Kasa smart wifi power outlet

Kasa smart wifi power outlet DEFAULT

Using a smart plug is the cheapest, easiest way to smarten up any non-smart device. Just plug one into any standard electrical outlet, add a lamp, fan, or other on/off device, set it up with an app, and—boom—now you’re making magic. Smart plugs can make your life a bit easier—not to mention more fun—and they can be a crucial aid for those who have difficulty reaching light switches or turning inline rotary light switches. We recommend the Wyze Plug because it works really well on its own, as well as when paired with other devices through Amazon Alexa, Google Assistant, and IFTTT (If This Then That). And even though the Wyze Plug is inexpensive, it doesn’t sacrifice any features. Whether you’re home or away, you can turn it on and off, have it trigger at set or random times, or have it turn other smart devices on and off (or vice versa).

The Wyze Plug works reliably, has an app that’s easy to use, and can even track how many minutes and hours you're using a device (a feature typically found on more expensive smart plugs). You can schedule the plug to go on and off based on the time of day and the day of the week, but it doesn’t offer scheduling based on local sunrise and sunset times, as some models do. You can still program that option through integration with Amazon Alexa, Google Assistant, or IFTTT (though not Apple HomeKit). It’s also the only one of our picks that offers two-factor authentication, for added security.

If our top pick isn’t available, the Kasa Smart Wi-Fi Plug Mini (HS105) is a great choice. Like the Wyze Plug, this one lets you monitor device usage, and we found it to be reliable whether we used the app or paired it with Amazon Alexa, Google Assistant, Samsung SmartThings, or IFTTT (it doesn’t work with Apple HomeKit). Unlike the Wyze Plug, this Kasa model offers sunrise/sunset scheduling, but the Kasa is almost twice the price.

Also great

If you need to integrate your smart plug into an Apple HomeKit system, the Wemo WiFi Smart Plug is the one to get. It supports all three major voice platforms (Amazon Alexa, Google Assistant, and Apple HomeKit) and typically costs about half the price of most other HomeKit-compatible plugs. It’s the smallest of our single-outlet picks. But the Wemo app isn’t as user-friendly, doesn’t include device or energy monitoring, and is more expensive than our other two top picks.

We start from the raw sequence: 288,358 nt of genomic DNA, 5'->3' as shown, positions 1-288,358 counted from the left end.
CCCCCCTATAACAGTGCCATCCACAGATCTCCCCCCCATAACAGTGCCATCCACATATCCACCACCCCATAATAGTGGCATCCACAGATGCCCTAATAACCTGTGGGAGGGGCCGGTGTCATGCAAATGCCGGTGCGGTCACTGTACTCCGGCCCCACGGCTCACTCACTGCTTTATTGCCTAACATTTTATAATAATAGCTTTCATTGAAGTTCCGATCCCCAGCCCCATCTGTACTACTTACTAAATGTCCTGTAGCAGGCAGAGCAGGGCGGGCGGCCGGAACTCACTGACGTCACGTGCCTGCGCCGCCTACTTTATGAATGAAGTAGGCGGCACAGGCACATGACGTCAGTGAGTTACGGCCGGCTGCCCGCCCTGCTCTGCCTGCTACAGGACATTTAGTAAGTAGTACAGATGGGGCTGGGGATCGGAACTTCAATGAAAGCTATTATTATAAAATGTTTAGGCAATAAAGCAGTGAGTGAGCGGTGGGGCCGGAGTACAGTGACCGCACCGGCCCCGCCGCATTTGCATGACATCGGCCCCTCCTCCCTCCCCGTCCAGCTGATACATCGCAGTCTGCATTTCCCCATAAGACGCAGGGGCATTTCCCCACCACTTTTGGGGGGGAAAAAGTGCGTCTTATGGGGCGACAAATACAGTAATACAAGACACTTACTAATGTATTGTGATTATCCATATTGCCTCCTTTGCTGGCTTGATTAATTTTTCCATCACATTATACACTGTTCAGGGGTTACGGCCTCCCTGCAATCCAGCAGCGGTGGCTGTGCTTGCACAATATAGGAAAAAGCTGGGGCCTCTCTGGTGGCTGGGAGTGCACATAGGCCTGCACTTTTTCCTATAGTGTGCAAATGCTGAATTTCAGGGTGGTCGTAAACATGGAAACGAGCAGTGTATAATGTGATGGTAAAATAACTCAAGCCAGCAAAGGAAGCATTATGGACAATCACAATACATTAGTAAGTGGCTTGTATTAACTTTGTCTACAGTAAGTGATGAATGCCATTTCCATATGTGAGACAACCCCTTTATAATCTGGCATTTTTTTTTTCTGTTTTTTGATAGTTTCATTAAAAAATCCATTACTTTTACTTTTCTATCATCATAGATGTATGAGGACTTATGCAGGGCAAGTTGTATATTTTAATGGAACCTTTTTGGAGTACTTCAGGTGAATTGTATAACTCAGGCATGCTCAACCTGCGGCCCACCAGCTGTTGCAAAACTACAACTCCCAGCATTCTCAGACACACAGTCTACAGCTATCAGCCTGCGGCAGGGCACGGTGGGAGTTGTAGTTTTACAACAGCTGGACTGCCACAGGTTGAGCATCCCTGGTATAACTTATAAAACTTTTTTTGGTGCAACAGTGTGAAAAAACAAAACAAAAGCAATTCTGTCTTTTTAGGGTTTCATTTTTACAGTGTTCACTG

The Kasa Smart Wi-Fi Outdoor Plug (KP400) is built to weather the outdoors. (You should never attempt to use a typical smart plug outdoors.) The KP400 has an operating-temperature range of -4 to 122 degrees Fahrenheit. It includes two outlets that you can control independently using the app or voice control (via Amazon Alexa or Google Assistant), and it’s easy to set up and use. However, the KP400 is bulkier than your average smart plug, should be installed with a covered outlet, and doesn’t include HomeKit support.

The Kasa Smart Wi-Fi Power Strip (HS300) is a little pricier than the average smart plug, but it transforms one wall plug into six independently controllable outlets, so you can turn different devices on and off as well as create separate schedules and triggers. Of the smart power strips we tested, it also has the most USB ports (three) and the longest power cord. And it supports energy monitoring and voice control via Amazon Alexa and Google Assistant, as well as automations via IFTTT.

Everything we recommend

Also great

Why you should trust us

I first started testing smart-home devices back when the only smart-home devices were X10. Over the past 15 years, I’ve had my hands on everything from remotes and security cameras to AV receivers and smart light switches. I’ve also written articles for The New York Times, Wired, Woman’s Day, Men’s Health, and USA Today, among others.

Who this is for

Bringing smart functionality to your home doesn’t have to be complicated or expensive. If you have a smartphone and an empty outlet, you can use a smart plug to control, schedule, and automate nearly any electrical device. You don’t need programming skills or an installer on speed dial to set up smart outlets, and they become immediately useful with very little fuss.

Hooking even just one smart plug to your old table lamp, for example, ensures that you’ll never have to enter a dark house. And if you have mobility or dexterity issues, a smart plug can make it much easier to set lights, fans, speakers, slow cookers, and air conditioners on a schedule, or to control them with a smart speaker and the sound of your voice.

How we picked

Our five picks for best plug-in smart outlets, including a surge protector options, an option for outdoors, and three compact indoor picks.

We’ve been covering smart plugs now for about five years. So we’ve kept tabs on new and existing models, as well as on what features to expect.

  • Scheduling: All smart outlets allow you to schedule devices to go on and off at specific times of the day or week. This means you can set it and forget it, so you don’t need to bark out commands or use the app. We gave bonus points to outlets that offered additional customization, including scheduling individual days, Away/Vacation modes (which turn on randomly to mimic someone being home), and triggers such as sunrise and sunset or temperature.